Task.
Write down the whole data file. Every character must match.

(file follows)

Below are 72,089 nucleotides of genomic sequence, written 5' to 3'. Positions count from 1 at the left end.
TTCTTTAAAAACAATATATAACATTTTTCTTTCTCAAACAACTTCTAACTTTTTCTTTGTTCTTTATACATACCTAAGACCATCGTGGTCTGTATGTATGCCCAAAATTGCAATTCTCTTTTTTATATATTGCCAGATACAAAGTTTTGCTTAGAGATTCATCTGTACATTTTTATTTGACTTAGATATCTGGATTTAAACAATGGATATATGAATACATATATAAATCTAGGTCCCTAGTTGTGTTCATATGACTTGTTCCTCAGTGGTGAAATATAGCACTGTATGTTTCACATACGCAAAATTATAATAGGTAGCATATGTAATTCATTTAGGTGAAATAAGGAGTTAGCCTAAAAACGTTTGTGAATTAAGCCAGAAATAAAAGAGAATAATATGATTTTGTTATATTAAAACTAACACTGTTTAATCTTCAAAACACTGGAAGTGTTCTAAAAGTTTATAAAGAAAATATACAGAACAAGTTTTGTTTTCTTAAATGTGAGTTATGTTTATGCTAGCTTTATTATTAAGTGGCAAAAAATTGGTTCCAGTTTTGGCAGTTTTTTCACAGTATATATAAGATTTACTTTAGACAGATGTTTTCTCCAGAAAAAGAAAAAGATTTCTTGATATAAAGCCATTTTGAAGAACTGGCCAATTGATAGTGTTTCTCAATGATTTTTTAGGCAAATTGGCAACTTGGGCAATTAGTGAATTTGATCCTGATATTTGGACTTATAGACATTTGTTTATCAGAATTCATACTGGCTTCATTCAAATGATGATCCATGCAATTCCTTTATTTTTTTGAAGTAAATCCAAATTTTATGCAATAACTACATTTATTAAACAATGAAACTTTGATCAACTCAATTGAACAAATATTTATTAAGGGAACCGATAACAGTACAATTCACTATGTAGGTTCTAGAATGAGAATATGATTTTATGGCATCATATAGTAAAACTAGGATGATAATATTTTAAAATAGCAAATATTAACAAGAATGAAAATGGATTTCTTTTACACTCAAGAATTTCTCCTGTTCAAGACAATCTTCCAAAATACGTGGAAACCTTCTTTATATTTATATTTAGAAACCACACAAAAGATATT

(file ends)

Below are 72,089 nucleotides of genomic sequence, written 5' to 3'. Positions count from 1 at the left end.
TTCTTTAAAAACAATATATAACATTTTTCTTTCTCAAACAACTTCTAACTTTTTCTTTGTTCTTTATACATACCTAAGACCATCGTGGTCTGTATGTATGCCCAAAATTGCAATTCTCTTTTTTATATATTGCCAGATACAAAGTTTTGCTTAGAGATTCATCTGTACATTTTTATTTGACTTAGATATCTGGATTTAAACAATGGATATATGAATACATATATAAATCTAGGTCCCTAGTTGTGTTCATATGACTTGTTCCTCAGTGGTGAAATATAGCACTGTATGTTTCACATACGCAAAATTATAATAGGTAGCATATGTAATTCATTTAGGTGAAATAAGGAGTTAGCCTAAAAACGTTTGTGAATTAAGCCAGAAATAAAAGAGAATAATATGATTTTGTTATATTAAAACTAACACTGTTTAATCTTCAAAACACTGGAAGTGTTCTAAAAGTTTATAAAGAAAATATACAGAACAAGTTTTGTTTTCTTAAATGTGAGTTATGTTTATGCTAGCTTTATTATTAAGTGGCAAAAAATTGGTTCCAGTTTTGGCAGTTTTTTCACAGTATATATAAGATTTACTTTAGACAGATGTTTTCTCCAGAAAAAGAAAAAGATTTCTTGATATAAAGCCATTTTGAAGAACTGGCCAATTGATAGTGTTTCTCAATGATTTTTTAGGCAAATTGGCAACTTGGGCAATTAGTGAATTTGATCCTGATATTTGGACTTATAGACATTTGTTTATCAGAATTCATACTGGCTTCATTCAAATGATGATCCATGCAATTCCTTTATTTTTTTGAAGTAAATCCAAATTTTATGCAATAACTACATTTATTAAACAATGAAACTTTGATCAACTCAATTGAACAAATATTTATTAAGGGAACCGATAACAGTACAATTCACTATGTAGGTTCTAGAATGAGAATATGATTTTATGGCATCATATAGTAAAACTAGGATGATAATATTTTAAAATAGCAAATATTAACAAGAATGAAAATGGATTTCTTTTACACTCAAGAATTTCTCCTGTTCAAGACAATCTTCCAAAATACGTGGAAACCTTCTTTATATTTATATTTAGAAACCACACAAAAGATATT